On the 11th of December 2019, the European Commission (EC) published the ‘European Green Deal’. This deal aims to transform the European Union into the first climate neutral, circular and material efficient continent by 2050. On the 4th of March 2020 the EC made this a regulatory capture through a ‘climate law’, focussing on a fully sustainable operating European Union. All beautiful words, but what will this set in motion for the aviation industry? And does the deal go far enough?
Annually, the aviation industry accounts for about 3 percent of the EU’s CO2 emissions and for more than 2 percent worldwide. In 2020, the aviation emissions tend to be around 70 percent higher than in the year 2005, but the more alarming forecast is that this will grow to 300-700 percent in 2050. All the more reason the EC has set strategic targets and put them into action. This requires collaboration from all facets of the industry.
One of the actions the EC wants to act on in the Green Deal, is the reduction of emissions caused by the aviation industry. How? Through _“the implementation of the Single European Sky (SES), the implementation of CORSIA and the improvement of air quality at and around European airports”_, they state amongst others.
For the aviation industry, the EC is sharpening the emission rights within the European Trading System (ETS), which is related to the implementation of ICAO’s global CORSIA programme (Carbon Offsetting and Reduction Scheme for International Aviation). The ETS is a cap and trade system, meaning that the EC has set a maximum amount of emissions, which are subsequently auctioned off to airlines. High emitters can eventually trade emissions with low emitters. Airlines have to monitor, report and verify their emissions and pay allowances against those emissions according to the rules of the ETS. Every year, the amount of available emissions reduces by 1,74% with a steeper reduction of 2,2% starting in 2021. As such, airlines are stimulated – or forced – to innovate to produce more sustainable flights if they want to operate at least the same number of flights as they do currently.
The EC expects that 80% of the emissions above 2020 levels will be offset by 2035. Why not 100%? That is because the first phase of the programme is voluntary for ICAO states. All EU states will join the scheme from the start, however. Only from 2027, all ICAO’s member states will have mandatory participation.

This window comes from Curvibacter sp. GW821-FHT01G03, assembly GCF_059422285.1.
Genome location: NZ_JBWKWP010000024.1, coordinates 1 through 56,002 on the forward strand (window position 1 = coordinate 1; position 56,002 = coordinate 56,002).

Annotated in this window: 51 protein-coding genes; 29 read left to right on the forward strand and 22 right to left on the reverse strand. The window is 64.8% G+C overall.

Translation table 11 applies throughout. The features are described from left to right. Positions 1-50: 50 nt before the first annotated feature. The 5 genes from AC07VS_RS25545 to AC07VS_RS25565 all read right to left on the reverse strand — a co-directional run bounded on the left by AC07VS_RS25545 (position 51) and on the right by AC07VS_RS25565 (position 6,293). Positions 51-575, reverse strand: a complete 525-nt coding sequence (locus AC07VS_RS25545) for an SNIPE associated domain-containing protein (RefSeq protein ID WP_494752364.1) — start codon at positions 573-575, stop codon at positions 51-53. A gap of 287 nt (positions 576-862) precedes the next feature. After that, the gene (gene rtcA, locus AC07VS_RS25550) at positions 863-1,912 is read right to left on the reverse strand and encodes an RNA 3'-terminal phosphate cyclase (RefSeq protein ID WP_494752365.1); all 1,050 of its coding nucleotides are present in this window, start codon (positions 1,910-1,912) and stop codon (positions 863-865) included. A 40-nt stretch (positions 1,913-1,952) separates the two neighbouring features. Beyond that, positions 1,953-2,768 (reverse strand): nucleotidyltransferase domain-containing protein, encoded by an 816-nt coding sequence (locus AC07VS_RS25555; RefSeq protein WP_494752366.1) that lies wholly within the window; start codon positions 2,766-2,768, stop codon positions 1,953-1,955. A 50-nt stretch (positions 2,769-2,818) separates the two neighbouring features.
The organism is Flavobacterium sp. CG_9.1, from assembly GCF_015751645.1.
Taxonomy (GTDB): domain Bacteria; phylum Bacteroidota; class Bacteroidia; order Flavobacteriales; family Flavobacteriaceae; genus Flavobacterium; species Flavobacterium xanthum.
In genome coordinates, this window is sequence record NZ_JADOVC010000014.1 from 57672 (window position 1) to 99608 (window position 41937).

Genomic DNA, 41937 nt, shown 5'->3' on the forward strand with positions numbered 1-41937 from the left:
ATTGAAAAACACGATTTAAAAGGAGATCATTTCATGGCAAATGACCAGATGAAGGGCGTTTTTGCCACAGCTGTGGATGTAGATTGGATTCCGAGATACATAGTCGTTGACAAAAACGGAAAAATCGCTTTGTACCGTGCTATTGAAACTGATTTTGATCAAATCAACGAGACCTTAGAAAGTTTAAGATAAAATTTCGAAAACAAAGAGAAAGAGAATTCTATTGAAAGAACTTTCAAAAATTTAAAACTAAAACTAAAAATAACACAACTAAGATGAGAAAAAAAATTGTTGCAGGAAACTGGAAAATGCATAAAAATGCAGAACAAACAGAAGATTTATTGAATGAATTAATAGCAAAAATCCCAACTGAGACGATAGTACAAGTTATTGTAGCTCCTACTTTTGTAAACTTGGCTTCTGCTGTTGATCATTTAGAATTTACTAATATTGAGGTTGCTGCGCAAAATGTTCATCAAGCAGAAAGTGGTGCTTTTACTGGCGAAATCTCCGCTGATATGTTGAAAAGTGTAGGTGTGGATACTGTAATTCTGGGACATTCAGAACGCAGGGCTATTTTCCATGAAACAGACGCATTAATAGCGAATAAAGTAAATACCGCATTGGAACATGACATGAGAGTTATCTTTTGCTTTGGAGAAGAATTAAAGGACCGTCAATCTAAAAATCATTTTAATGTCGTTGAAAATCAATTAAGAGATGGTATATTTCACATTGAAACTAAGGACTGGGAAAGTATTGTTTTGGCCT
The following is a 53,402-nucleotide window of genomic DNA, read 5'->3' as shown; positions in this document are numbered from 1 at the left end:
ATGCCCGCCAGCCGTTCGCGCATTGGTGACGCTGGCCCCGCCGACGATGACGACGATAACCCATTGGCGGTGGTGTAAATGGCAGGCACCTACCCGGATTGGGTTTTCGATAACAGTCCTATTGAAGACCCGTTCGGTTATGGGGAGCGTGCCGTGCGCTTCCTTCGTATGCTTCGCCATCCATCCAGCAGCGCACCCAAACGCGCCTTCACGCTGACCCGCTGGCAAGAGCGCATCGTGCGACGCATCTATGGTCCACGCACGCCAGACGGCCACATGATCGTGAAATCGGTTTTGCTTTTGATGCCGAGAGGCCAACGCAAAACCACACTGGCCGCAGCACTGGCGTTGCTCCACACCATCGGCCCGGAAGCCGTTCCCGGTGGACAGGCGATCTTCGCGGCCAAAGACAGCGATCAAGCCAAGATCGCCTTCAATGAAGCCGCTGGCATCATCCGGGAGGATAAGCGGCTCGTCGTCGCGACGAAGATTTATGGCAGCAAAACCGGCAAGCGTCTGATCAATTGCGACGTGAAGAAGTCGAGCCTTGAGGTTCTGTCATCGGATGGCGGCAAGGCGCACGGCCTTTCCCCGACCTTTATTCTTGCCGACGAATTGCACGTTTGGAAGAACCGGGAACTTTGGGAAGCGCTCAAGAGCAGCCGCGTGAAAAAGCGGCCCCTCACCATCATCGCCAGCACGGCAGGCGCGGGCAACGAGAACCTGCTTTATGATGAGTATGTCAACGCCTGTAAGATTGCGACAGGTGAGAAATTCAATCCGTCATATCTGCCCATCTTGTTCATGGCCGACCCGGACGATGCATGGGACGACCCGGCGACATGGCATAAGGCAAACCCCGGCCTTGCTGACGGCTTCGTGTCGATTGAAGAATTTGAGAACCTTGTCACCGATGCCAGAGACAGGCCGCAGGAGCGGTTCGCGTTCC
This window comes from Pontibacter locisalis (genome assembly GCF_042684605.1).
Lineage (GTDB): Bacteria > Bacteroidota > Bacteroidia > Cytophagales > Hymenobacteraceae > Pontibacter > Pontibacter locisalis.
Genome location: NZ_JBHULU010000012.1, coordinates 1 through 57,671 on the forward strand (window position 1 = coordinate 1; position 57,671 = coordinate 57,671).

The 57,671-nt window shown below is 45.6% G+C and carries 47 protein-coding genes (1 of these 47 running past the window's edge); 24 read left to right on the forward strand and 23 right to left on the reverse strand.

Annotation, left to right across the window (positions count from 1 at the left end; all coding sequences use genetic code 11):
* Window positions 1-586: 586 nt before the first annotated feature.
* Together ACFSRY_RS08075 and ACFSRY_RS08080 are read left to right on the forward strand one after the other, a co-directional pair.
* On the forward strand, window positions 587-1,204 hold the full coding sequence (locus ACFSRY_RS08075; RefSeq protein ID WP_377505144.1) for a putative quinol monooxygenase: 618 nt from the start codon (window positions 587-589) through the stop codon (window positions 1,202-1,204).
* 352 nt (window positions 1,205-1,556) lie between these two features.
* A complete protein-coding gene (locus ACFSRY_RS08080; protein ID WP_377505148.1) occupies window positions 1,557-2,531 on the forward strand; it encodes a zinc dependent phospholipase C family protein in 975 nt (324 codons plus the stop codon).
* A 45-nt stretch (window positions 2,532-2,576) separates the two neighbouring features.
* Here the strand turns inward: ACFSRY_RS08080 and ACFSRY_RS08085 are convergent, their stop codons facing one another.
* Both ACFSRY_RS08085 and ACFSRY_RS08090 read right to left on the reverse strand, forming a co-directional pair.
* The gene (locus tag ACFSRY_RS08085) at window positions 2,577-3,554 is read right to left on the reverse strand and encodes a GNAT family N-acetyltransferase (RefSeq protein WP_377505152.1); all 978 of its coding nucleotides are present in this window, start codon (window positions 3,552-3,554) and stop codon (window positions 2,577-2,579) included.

The CORSIA programme on the other hand, further stimulates sustainability within the aviation industry, by making the airlines monitor emissions on all routes (not just intra-EU) and making them offset these emissions by purchasing eligible emissions units generated by projects reducing emissions in other sectors. An example would be to invest in renewable energy projects. For the CORSIA programme, aircraft operators that undertake international flights will have to monitor, report and verify the CO2 emissions from those flights started in January 2019. With this data, the baseline for CORSIA can be set, namely the average of 2019 and 2020 emissions. That baseline represents the sector’s offsetting requirements for the year 2021. If the baseline will be exceeded, that level will represent the sector’s offsetting requirements for that year.
… put into action
The EC states that it will need to restart the proposal on the Single European Sky programme, as this will help achieve a significant reduction in aviation emissions. The implementation of SES would result in a CO2 emission reduction of 10 percent on a yearly basis according to calculations by Airline for Europe. The programme should be completed between 2030 and 2035. Besides the latter, not much else is stated regarding the Green Deal.